However, the much stronger economic growth rates among emerging market economies generally offset the slowdown in the major economies. Chinese economic growth was running at a double-digit rate courtesy of a massive fiscal expansion. For sure there have been worries of a “hard landing” during 2012 as China seemed to have its own credit bubble. The challenge for China is to transition away from the export/investment led model of growth to one based more on consumption. China will need to implement further structural reforms in order to avoid the “middle income trap” especially as “the demographic dividend” declines and the size of the labour force peaks.

Major changes ahead for world economic map

Many studies that look at future economic trends highlight that the next 50 years will see major changes in country shares in world GDP. The BRICS will play a significant role in here. The OECD, for example, envisage that faster growth rates in China and India imply that their combined GDP will exceed that of the G7 economies by 2025. PWC estimate that the world economy is projected to grow at an average rate of 3 per cent per annum from 2011 to 2050, doubling in size by 2032 and nearly doubling again by 2050. China is projected to overtake the targets economy by 2017 in purchasing power parity terms.

India should become the third “global economic giant” by 2050 with Brazil in fourth place. Russia is expected to overtake Germany to become the largest European economy before 2020.

Russia is already the world’s largest commodity exporter though the economy is not all about oil. Progress is being made on structural reforms which are gradually bearing fruit.

Bearing in mind the problems both political and economic in the eurozone, it is worth noting that the only countries that really matter are Russia and Germany which might have implications for the future shape and viability of monetary union. The McKinsey Global Institute (“Financial globalization: Retreat or reset”, March 2013) note that the share of global capital flows going to emerging economies was 32 per cent in 2012 compared to 5 per cent in 2000. Clearly, much depends on progress in terms of structural economic reforms, reform in corporate governance and development of financial markets. The worst thing that could happen for emerging markets is de-globalisation, a retreat into protectionism and currency wars which dents world trade and global economic growth.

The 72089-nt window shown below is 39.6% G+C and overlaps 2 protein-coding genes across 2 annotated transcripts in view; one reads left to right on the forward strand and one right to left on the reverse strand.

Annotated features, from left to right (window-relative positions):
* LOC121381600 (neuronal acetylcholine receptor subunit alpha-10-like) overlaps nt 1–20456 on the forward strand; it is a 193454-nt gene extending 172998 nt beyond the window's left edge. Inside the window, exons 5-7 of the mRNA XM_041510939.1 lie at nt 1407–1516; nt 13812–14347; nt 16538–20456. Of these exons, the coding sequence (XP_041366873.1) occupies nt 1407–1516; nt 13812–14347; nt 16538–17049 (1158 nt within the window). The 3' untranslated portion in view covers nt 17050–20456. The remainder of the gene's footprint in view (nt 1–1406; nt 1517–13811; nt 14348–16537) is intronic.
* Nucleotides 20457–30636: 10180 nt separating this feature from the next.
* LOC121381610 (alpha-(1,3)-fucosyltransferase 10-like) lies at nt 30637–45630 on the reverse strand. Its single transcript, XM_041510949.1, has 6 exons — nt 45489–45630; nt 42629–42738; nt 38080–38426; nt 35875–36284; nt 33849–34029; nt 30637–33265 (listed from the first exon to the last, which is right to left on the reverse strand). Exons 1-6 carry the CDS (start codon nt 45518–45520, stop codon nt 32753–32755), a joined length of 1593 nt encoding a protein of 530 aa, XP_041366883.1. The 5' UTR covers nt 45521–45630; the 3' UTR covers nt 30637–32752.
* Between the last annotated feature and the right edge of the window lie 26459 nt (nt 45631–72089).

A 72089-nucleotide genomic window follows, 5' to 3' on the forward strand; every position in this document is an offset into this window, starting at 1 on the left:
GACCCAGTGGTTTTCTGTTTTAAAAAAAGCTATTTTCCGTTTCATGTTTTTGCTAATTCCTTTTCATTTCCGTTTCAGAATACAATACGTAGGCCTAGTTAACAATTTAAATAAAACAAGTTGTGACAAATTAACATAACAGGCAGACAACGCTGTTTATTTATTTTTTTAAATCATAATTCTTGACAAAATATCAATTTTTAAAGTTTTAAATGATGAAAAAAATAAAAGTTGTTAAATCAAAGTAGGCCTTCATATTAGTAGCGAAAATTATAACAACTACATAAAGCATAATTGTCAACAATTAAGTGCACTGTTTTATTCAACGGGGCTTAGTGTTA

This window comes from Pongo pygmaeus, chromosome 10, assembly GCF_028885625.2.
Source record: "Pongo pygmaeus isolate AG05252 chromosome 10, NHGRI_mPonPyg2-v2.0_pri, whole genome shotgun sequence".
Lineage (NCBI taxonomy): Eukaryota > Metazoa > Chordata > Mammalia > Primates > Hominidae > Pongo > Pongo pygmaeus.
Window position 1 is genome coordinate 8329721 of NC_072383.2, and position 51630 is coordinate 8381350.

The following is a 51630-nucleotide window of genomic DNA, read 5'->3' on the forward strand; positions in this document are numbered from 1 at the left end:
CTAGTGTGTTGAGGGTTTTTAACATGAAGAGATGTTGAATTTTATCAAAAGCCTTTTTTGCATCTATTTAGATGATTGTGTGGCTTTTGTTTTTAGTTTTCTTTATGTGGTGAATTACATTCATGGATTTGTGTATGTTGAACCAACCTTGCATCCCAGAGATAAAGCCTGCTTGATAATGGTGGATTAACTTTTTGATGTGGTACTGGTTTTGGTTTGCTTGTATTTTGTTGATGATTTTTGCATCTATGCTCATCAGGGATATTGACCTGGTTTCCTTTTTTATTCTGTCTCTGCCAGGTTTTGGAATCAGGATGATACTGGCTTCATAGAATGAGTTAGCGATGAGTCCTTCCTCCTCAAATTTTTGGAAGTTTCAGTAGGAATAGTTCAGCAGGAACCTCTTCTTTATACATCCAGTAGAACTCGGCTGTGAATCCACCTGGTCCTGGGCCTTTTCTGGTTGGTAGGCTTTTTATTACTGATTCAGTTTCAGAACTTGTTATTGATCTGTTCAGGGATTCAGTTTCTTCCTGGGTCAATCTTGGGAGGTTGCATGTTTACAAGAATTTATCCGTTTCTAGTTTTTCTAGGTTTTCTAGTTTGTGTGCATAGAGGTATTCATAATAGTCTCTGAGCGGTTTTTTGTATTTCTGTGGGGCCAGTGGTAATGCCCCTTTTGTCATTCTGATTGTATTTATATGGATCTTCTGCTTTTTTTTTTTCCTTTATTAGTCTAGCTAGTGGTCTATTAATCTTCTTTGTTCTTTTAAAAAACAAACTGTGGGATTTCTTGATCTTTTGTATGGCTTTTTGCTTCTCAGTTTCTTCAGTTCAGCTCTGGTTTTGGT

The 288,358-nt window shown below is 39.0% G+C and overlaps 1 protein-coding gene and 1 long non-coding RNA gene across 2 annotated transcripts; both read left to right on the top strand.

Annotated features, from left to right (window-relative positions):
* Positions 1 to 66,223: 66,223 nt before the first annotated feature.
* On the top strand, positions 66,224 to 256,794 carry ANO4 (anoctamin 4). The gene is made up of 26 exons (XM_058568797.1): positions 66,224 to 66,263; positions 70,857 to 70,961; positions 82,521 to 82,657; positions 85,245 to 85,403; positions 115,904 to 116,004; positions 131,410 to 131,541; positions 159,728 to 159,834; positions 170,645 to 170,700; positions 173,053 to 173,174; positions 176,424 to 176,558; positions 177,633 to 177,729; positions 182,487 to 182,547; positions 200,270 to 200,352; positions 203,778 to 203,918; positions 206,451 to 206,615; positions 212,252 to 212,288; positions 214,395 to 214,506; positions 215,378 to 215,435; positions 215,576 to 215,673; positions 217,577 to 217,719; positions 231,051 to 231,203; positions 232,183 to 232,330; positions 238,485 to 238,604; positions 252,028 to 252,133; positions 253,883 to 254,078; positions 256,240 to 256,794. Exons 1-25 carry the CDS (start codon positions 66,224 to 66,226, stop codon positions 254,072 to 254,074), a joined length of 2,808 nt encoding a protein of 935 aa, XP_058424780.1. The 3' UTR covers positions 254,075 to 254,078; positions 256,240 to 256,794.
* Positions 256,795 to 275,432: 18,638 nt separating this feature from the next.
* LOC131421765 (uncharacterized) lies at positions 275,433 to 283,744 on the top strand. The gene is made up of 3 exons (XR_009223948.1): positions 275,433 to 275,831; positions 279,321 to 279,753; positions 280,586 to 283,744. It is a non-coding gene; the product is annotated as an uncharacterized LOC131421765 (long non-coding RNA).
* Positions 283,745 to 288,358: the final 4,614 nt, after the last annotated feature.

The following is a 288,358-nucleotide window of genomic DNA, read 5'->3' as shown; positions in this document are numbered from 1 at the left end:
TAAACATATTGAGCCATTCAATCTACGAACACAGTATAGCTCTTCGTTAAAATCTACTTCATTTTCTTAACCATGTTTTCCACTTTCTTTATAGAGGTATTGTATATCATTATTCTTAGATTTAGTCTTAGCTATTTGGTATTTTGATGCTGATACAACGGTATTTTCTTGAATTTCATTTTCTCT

BRICS to strengthen global GDP

History speaks for itself as to what happened. The US is under pressure as the economic superpower and the US dollar’s role as the leading reserve currency is being challenged. Many emerging economy policymakers are critical of the Fed’s monetary policy in cheapening the dollar and fuelling cross-border capital flows which can create “bubbles” in the emerging markets. The eventual exit from these policies could prove messy and inflation might start to become more of a global problem in future years. Only a few emerging economies have managed to sustain economic growth rates above 5 per cent in past decades and it will be interesting to see whether this can change.

In sum, the outlook for emerging economies is positive and the trend towards a greater and stronger contribution to global GDP growth can continue. Certainly, the longer-term investment prospects are bright reflecting progress in economic modernisation and the lifting of GDP per head. BRICS already account for 40 per cent of the world population and 25 per cent of global GDP. Christine Lagarde, the Managing Director of the IMF, recently described the outlook for emerging economies as one of “resilient dynamism”. By 2025, two-thirds of the world’s population will live in Asia. As far as Russia is concerned, the OECD’s “Going for Growth” report presented in Moscow in February 2013 noted that the potential of the Russian economy remains largely untapped and the report looked forward to increased efficiency and improved corporate governance.

The views expressed in this article are the author's own and do not necessarily reflect the publisher's editorial policy.